Fragrance&Dyes- Their only purpose is to make a product more inticing to the consumer by smelling and looking “pretty”. These additives do nothing to help your skin, and often times lead to sensitivity, inflammation, and allergic reactions. “Fragrance” could be a combination of over 4,000 chemicals (lab created), and companies are NOT required to list them individually. Most dyes are synthetic coal-tar or heavy metal salt derivatives. A product’s scent should come from plant-based oils and extracts. An example of a fragrance and dye-free product is Clarisonc’s Gentle Hydro Cleanser

This is a great link for more info about product safety…

I do not get compensated in any way for recommending certain brands or products. I simply have your best interest at heart and give you my professional opinions. Be well!


Sunburn Help

Oops! You somehow missed my “Best 5 Ways to Avoid Looking Like a Lobster this Summer” post and got a sunburn 😦  Time to stay out of the sun for awhile and begin the recovery process. You inadvertantly damaged your body’s main protection from the outside world- your skin. Sunburns can be quite serious. While the majority of sunburns are considered 1st degree burns, 2nd and even 3rd degree burns do happen. If your skin is no longer intact, blistering, extremely painful, or you have fever/ chills/ nausea, please get medical attention. Otherwise, minor sunburns can be effectively treated at home and should completely heal within a few weeks.

First things first- be gentle! Avoid tight clothes, scratchy towels, adhesive bandages, or anything else that will cause more trauma to your pink flesh.

Cool the burn- the verdict is still out on whether you should take a hot, cold, or tepid shower. A good rule of thumb is to listen to your body and not do anything extreme. Really hot water or ice should be avoided. Stick to lukewarm water, shower or bath- your choice. If you choose to soak, there are a variety of things that you can add to your bath water to help ease the pain and soothe your skin.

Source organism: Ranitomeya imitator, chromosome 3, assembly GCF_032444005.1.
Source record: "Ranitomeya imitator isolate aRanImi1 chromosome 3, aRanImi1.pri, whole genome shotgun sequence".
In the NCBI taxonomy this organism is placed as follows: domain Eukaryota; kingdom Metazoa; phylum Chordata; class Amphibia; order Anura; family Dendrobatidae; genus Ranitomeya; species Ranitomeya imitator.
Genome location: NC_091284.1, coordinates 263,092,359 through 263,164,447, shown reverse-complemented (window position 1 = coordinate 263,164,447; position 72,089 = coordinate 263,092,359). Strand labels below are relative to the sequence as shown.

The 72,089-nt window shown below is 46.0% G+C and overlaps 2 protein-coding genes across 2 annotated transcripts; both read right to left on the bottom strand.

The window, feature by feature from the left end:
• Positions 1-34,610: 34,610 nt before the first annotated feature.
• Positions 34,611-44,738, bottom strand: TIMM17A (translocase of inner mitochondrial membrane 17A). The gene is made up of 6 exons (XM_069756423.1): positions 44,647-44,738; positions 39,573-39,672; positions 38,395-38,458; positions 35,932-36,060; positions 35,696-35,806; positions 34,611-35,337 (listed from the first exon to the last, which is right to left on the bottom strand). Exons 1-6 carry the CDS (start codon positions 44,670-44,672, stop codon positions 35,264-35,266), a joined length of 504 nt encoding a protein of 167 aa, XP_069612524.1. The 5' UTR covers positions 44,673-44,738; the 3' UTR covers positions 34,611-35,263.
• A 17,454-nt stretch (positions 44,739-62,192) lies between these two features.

• whole milk
  • oatmeal (grind to a fine powder in your blender/ food processor and make a little bag out of cheesecloth, drop the bag in your bath to get all the benefits without the mess)
  • lavender oil (naturally soothing and antiseptic)

Cool compresses are very helpful.

  • Try using chilled cucumber slices on small areas, or cucumber juice as a compress.
  • Steep a tea bag and let it cool, apply to the skin. Black/ green/ mint teas are all beneficial
  • plain yogurt (ideally full fat) is soothing and cooling to slather on, although a little messy. Be sure to rinse yourself off  after 15min

Aspirin/ Ibuprofen/ Acetaminophen will  reduce the pain and swelling associated with sunburn, especially during the 1st 24hrs.

Aloe is the old standby for a reason- it works! Just be sure to read the ingredients on your product. Alcohol will further dry out your skin, and added fragrance/ colors are often irritating.

After a few days you might start to peel. While this isn’t pretty, it is your body’s natural process once new skin is ready to come to the surface. Don’t use any harsh exfoliants to help it along, just be patient! If fluid-filled blisters develop, leave them alone. The clear fluid helps the area to heal and protects it from bacteria. If they do pop, gently cleanse the area with cool water and apply a little antibiotic ointment or honey. If a skin flap is there, place it back over the sore and wrap the area with gauze. Tape the gauze, not your skin.

Stay Hydrated. You need extra water at this time. Also, feed your body more protein and vitamins- essential for healing!

Wishing you a speedy recovery!